Ever wondered why Greenland, three-quarters of which are covered by the only permanent ice sheet outside Antarctica, has in its name the adjective “green”? On the other hand, Iceland, consisting of the words “ice” and “land,” seems a bit too green to live up to that name.
Well, one internet theory claims that this was indeed intentional―the Vikings who settled in Iceland considered the island habitable, so they named it Iceland, hoping that the name would be enough to discourage other European peoples attempting to make their own settlements. They named Greenland to achieve quite the opposite, as they didn’t care if anyone was willing to colonize the iceberg in the freezing ocean. However, this theory is highly unlikely.
In order to get to the bottom of this paradox, an investigation was conducted by National Geographic, in which the magazine went deep into different chronicles and sagas, together with modern scientific facts.
First of all, the Viking’s toponyms are quite simple; the newly discovered territory would most likely be named by combining the word “land” with the first thing that was noticed upon arrival. For example, Leif Eriksson named the Canadian east coast Vinland, as he saw wild grapes growing near the shore.
As for Iceland, according to the Sagas of Icelanders, which chronicles the country’s history from the 9th to 11th century, the Norse explorer called Naddador was the first to reach the island in the middle of the Atlantic Ocean. What he saw there was snow, so he named the place Snæland or “snow land.”
Naddador was followed by the Viking colonizer Garðar Svavarosson, who was more into naming the country after himself, probably making a precedent in the established tradition. So, Garðarshólmur (“Garðar’s Isle”) became the next name under which today’s Iceland was known.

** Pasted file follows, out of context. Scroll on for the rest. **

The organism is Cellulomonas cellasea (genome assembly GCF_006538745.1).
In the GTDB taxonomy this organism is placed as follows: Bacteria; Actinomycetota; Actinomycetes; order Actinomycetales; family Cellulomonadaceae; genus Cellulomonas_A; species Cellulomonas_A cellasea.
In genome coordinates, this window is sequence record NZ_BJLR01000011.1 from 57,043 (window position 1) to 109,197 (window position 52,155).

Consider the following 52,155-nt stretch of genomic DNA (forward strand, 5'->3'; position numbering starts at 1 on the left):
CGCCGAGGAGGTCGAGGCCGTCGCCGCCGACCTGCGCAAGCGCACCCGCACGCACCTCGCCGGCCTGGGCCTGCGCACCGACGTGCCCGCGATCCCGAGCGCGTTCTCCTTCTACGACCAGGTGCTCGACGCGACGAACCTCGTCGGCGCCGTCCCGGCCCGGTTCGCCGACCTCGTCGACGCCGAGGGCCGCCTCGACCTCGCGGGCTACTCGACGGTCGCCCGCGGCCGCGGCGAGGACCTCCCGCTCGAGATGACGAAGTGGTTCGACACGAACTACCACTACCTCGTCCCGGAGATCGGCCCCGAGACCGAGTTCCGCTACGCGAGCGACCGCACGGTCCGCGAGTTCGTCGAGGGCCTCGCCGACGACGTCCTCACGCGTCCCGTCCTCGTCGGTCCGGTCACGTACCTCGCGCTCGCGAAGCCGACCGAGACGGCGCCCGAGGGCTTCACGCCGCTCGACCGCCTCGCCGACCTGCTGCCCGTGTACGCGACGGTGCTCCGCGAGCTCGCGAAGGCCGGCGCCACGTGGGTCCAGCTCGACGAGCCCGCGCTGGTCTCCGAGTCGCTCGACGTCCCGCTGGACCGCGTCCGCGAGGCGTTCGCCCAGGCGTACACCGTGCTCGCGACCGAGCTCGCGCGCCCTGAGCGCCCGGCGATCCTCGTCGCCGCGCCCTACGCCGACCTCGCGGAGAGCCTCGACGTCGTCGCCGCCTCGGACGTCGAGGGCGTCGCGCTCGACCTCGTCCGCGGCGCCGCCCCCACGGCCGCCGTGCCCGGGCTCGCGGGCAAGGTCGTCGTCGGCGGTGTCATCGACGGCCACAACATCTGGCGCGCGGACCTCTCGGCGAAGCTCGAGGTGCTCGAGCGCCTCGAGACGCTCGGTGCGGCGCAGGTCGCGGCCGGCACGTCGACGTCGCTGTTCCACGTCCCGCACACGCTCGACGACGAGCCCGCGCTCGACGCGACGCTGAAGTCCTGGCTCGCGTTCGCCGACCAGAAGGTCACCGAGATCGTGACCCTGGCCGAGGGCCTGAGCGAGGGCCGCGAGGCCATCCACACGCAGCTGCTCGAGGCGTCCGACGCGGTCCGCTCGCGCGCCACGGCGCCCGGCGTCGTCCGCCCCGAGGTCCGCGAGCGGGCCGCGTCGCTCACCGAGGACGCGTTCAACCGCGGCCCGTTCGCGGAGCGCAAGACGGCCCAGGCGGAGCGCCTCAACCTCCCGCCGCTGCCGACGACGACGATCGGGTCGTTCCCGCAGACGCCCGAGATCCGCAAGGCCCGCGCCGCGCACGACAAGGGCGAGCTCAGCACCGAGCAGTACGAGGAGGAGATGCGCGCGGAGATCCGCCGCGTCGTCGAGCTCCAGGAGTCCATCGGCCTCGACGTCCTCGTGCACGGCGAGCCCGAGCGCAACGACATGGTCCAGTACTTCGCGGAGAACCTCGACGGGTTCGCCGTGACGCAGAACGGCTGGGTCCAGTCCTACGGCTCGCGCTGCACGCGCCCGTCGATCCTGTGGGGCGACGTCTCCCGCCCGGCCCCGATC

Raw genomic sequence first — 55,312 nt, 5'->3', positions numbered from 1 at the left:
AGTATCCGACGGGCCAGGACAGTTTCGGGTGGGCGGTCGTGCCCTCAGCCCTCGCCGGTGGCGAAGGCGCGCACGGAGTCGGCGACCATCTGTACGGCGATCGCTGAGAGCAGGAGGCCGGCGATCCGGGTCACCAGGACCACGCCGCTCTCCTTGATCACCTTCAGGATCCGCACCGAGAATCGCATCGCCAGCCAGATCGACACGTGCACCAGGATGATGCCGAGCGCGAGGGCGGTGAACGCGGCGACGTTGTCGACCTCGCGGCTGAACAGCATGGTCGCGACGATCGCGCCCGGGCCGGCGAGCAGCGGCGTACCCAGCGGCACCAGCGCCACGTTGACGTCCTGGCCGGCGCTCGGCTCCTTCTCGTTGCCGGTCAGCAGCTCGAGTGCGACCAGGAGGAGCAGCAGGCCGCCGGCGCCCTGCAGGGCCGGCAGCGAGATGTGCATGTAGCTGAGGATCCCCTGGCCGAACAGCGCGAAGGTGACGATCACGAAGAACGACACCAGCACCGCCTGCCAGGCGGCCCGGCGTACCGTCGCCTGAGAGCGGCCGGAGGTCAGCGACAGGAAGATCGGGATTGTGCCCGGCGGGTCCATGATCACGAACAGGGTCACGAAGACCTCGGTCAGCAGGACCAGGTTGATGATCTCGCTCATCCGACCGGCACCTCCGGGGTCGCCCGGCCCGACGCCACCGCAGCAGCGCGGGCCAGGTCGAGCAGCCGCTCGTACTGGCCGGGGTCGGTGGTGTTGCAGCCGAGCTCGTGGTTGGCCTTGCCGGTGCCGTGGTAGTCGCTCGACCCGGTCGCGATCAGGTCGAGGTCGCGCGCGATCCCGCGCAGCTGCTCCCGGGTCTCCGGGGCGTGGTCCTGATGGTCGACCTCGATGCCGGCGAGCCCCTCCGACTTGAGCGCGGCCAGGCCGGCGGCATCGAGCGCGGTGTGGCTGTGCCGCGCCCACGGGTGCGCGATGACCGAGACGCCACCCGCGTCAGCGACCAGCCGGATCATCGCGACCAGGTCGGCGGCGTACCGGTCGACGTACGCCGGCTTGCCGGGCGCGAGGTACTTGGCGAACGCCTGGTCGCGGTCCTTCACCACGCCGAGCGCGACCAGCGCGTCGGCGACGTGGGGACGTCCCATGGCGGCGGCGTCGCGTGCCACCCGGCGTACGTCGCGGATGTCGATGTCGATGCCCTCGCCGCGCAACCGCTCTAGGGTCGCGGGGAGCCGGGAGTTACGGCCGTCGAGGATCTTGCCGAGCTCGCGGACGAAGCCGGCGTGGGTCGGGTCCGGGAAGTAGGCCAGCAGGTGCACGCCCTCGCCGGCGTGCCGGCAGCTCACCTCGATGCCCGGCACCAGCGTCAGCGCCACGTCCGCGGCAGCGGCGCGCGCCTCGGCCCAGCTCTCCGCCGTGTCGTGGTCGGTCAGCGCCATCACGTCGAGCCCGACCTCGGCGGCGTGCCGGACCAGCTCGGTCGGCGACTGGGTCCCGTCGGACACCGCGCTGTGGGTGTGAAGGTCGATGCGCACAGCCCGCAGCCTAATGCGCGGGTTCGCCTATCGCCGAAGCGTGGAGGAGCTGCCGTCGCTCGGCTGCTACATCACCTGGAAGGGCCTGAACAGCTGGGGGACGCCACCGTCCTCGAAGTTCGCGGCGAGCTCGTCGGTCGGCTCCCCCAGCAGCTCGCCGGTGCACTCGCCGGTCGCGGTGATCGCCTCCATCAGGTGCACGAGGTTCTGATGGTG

But the reason why Iceland bears such a grim name today is related to the island’s next colonizer, Flóki Vilgerðarson. Flóki’s trip from the mainland was marked by the loss of his daughter, who fell from the boat and drowned in the open sea. Soon upon arrival, the livestock he brought with him died.
According to the sagas, this string of unfortunate events was crowned when Flóki Vilgerðarson climbed a nearby mountaintop from which he observed a fjord, laced with icebergs. Depressed and enraged, he christened the country Iceland―a name which stuck to this day.
Despite Flóki’s efforts to discourage further colonization of the island, upon his return to Norway, a rumor was spread by one of his seamen known only as Thorólf that the country was fertile and rich, just waiting for settlers. Mass migration to Iceland began soon after.
Greenland, on the other hand, was discovered in 982 A.D., when Erik the Red, the father of Leif Eriksson, landed on the southeastern part of the island. Today we can determine through the analysis of ice cores and mollusk shell data that in the period between 800 and 1300 A.D., the average temperature in Greenland was significantly higher than it is today.
Erik embarked on his journey as a consequence of exile from Iceland after he killed three people during a feud. The Icelandic old law demanded death or exile, so he chose the life of an adventurer on the open seas.
Sailing westwards, he embarked for the shores of a huge island he deemed suitable for a settlement. A saga which chronicled the travels and discoveries of this almost mythical figure in the Norse tradition referred to the anecdote which led to the naming of the newly discovered land:
“In the summer, Erik left to settle in the country he had found, which he called Greenland, as he said people would be attracted there if it had a favorable name.”
So, basically, the name was part of Erik’s marketing strategy through which he hoped to assemble future settlers and cultivate the new world.
Of course, the country was already inhabited by Inuit natives, who called the island Kalaallit Nunaat, meaning “The Land of the People.” The name is still in use among the Greenlandic Inuit population.c
Strangely enough, some predictions concerning global climate change are indicating that soon enough a climate shift could lead to radical temperature drops in Iceland, while Greenland could experience a rise on the thermometer. This could happen in a period of 200 years. If it does, the names given more than 1,000 years ago would turn out quite prophetic.